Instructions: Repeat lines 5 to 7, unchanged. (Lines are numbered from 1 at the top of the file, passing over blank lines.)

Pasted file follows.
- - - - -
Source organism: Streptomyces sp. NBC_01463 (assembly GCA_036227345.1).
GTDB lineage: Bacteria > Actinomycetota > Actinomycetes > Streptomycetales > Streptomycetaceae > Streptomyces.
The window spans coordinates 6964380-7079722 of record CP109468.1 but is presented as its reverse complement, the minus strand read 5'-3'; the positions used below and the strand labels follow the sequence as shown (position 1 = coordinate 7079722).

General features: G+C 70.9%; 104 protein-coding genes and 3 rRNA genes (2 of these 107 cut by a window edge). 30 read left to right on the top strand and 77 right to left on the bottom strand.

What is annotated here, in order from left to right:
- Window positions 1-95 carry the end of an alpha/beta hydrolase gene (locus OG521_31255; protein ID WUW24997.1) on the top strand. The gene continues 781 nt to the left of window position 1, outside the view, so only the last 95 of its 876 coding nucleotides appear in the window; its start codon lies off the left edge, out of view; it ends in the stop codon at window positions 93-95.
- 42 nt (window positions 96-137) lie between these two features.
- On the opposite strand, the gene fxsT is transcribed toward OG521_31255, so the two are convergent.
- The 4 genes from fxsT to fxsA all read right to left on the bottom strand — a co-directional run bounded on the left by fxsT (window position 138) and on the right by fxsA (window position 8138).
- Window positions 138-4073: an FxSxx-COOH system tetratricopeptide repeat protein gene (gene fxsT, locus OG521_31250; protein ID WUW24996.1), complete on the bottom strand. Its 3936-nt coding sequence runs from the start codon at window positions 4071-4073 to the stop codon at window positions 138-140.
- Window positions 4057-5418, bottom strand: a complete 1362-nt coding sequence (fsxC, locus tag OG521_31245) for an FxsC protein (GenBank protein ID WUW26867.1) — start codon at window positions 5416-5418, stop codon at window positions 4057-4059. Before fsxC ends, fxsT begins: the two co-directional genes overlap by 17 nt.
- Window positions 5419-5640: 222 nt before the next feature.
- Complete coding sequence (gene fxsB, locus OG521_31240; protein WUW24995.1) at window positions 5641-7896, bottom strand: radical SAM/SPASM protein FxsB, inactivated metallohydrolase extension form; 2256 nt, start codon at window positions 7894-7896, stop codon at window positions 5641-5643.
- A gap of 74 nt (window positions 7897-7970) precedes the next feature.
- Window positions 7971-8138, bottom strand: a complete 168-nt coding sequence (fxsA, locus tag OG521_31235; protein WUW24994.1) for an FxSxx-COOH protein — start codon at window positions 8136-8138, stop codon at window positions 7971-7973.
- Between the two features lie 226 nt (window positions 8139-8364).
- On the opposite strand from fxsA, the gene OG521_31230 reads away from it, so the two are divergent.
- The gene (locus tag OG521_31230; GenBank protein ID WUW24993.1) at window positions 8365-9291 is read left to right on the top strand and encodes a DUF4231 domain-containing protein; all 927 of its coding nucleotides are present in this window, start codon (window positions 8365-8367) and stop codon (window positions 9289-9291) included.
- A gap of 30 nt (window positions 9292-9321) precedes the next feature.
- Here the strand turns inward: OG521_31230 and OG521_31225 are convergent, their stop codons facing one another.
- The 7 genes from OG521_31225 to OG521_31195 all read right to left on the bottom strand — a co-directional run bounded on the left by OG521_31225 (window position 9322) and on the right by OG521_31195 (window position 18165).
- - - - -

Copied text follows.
What is annotated here, in order from left to right:
- Window positions 1-95 carry the end of an alpha/beta hydrolase gene (locus OG521_31255; protein ID WUW24997.1) on the top strand. The gene continues 781 nt to the left of window position 1, outside the view, so only the last 95 of its 876 coding nucleotides appear in the window; its start codon lies off the left edge, out of view; it ends in the stop codon at window positions 93-95.
- 42 nt (window positions 96-137) lie between these two features.